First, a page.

Maybe another minute or two. We collected the weapons, which we ended up finding two AK-47s. We collected those weapons and the ammo with them. ...

We do a hasty search of the house to make sure nothing else was there, which we ended up finding a suitcase with money, hygiene gear and Jordanian passports. So we collected the suitcase up, got Cpl. Salinas and took the weapons, the suitcase and ourselves back to the Humvee to report what happened and drop off what we confiscated into the Humvee. ...

We took the suitcase because the Jordanian passports were a dead giveaway of insurgent activity. A lot of times [insurgents are] from Jordan. Syrians and Jordanians, they will come into Iraq just for a chance to fight the U.S. military. ...

... Can you tell me what weapons you recovered from House 4 and what the condition of those weapons was? ...

... The AK-47s that we recovered from House 4, they were in good working order. When we picked them up, they had rounds in the chamber, with magazines inserted in the weapons. So we collected those weapons up and put them in the Humvee.

Is there any significance? What does it mean that there were rounds in the chamber?

Usually, if you would go to a Iraqi home and you asked for a weapon, they would take you to the weapon, and the weapon would not be loaded. But in this case, with the man pointing it at me and us recovering them with rounds in chambers, [that] told us that they had hostile intent for us, which makes them insurgents. ...

... How long did you stay in the area?

... After leaving the area of House 4, we dropped off the suitcase and the weapons at the Humvee. Then we went back up to the observation post for I don't remember how long, but there was a point that I remember coming down and myself and Lance Cpl. [Stephen] Tatum went over to the IED site. ...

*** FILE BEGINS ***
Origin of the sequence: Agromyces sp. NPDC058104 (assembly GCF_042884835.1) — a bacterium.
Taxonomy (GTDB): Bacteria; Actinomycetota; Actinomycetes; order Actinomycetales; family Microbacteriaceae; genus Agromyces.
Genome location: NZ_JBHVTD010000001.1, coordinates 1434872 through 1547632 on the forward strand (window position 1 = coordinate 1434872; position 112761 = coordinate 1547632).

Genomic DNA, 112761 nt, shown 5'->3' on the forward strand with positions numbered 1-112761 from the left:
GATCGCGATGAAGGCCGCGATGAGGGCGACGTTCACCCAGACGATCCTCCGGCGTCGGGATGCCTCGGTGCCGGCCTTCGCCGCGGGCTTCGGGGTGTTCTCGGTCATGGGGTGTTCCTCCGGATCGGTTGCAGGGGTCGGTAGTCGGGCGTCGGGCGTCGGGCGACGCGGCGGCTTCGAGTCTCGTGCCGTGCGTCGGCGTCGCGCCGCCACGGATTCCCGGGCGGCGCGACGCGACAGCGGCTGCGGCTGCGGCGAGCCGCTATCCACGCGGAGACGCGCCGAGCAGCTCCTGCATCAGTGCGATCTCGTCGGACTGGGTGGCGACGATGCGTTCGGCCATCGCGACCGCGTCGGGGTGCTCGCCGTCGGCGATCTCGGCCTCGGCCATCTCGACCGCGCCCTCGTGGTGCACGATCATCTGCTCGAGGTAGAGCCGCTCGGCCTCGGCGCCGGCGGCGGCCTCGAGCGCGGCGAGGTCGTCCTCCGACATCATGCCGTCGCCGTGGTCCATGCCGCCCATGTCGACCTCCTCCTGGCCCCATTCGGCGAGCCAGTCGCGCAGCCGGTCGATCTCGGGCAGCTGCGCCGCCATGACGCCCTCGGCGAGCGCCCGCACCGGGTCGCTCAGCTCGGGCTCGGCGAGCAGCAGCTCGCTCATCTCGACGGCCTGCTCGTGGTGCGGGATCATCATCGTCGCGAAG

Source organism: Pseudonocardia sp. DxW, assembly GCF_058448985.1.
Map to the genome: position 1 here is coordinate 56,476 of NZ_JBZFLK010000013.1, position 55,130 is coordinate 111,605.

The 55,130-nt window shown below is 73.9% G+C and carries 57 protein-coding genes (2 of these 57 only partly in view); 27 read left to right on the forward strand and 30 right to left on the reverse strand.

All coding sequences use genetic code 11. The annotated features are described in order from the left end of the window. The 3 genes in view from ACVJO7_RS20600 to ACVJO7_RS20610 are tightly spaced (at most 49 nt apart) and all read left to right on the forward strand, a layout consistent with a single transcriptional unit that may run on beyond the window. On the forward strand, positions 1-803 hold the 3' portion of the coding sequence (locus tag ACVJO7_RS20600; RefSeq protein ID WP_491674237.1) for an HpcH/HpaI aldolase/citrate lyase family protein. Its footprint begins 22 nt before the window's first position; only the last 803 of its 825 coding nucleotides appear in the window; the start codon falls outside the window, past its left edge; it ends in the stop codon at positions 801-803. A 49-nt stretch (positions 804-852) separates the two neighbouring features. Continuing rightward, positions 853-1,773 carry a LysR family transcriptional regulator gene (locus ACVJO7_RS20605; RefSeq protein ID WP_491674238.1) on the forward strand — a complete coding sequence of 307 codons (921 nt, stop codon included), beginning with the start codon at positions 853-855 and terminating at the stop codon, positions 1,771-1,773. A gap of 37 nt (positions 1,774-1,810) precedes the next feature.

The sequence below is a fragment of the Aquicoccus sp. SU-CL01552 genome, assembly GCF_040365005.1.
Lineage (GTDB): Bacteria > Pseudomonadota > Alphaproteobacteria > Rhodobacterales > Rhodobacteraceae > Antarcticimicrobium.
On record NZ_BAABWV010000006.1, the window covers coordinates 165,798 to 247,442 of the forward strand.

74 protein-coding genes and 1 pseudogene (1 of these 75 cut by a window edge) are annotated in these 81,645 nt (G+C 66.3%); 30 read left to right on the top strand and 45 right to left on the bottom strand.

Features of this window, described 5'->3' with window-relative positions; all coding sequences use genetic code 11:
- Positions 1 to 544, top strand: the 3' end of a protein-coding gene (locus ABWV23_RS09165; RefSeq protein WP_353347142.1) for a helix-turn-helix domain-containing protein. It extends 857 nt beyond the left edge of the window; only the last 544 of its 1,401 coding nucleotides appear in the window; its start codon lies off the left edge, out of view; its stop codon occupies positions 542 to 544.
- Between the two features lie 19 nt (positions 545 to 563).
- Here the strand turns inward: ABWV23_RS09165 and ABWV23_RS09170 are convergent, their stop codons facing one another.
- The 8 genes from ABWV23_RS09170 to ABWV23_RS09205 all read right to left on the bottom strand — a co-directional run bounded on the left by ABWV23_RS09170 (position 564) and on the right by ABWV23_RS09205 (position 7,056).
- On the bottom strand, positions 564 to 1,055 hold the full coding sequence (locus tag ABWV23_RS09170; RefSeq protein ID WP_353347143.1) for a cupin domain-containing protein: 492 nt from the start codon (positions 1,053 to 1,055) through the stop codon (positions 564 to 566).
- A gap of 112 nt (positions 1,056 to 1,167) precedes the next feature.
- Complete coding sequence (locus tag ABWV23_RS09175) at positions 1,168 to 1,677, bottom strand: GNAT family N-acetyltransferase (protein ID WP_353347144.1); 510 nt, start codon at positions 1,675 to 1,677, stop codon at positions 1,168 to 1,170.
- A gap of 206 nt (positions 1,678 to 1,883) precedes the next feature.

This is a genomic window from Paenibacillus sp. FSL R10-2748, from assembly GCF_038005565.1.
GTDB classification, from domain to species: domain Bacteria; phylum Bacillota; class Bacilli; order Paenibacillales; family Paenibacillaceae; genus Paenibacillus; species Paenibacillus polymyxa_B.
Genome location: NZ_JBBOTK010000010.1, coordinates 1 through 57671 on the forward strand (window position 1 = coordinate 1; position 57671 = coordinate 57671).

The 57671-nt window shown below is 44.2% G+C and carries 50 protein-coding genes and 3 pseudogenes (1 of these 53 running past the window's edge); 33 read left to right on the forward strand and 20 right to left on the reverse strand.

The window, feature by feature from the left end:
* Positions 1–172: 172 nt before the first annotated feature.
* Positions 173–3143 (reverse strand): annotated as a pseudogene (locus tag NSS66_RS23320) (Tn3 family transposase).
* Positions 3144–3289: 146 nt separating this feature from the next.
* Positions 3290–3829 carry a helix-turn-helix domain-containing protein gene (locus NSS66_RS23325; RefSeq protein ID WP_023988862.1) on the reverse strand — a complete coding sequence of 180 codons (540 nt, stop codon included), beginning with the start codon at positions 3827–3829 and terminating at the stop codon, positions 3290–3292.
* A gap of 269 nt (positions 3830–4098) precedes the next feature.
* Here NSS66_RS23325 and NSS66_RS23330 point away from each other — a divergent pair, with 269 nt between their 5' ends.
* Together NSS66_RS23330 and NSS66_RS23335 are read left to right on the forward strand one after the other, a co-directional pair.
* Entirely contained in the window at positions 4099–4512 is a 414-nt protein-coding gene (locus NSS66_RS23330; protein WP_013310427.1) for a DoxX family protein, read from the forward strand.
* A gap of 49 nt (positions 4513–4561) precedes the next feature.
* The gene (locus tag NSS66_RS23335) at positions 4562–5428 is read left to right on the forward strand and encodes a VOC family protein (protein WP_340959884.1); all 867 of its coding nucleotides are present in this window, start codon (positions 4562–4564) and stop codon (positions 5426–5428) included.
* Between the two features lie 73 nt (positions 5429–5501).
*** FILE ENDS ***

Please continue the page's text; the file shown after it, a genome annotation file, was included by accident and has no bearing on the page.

When we were over there, we saw T.J.'s body laying on the ground still, after an afternoon of being there. Myself and Lance Cpl. Tatum decided to pick up T.J.'s gear, what was left of his M-16, and we took those back to the Humvee that we put the suitcase and the AKs in. ...

... How long did you stay in the vicinity?

We stayed in the vicinity maybe 15 to 20 minutes after we loaded up T.J.'s weapon and gear. Myself, I went back up to the observation post, the OP, with Staff Sgt. Wuterich and Cpl. Salinas for a couple hours. Then we came down when I want to say second squad came -- talked with a few guys from second squad.

We got an ammo and chow and water resupply. From there I remember getting on top of another Humvee ... with a turret, facing down Route Zebra, and I held security on Route Zebra for a couple hours. ...

Originally we were supposed to be on a convoy. We would have mounted up in Humvees and drove back to our firm base. But what happened was they wanted us back, because we've been out there since 7:00, 6:00 in the morning, and it was getting to be 10:00, 11:00 at night. So we've been out there all day. So they told us to get back as quickly as possible. We volunteered that we would just [foot] patrol back, and that's what we did. ...

What was the mood? What was the kind of conversations as you guys walked back?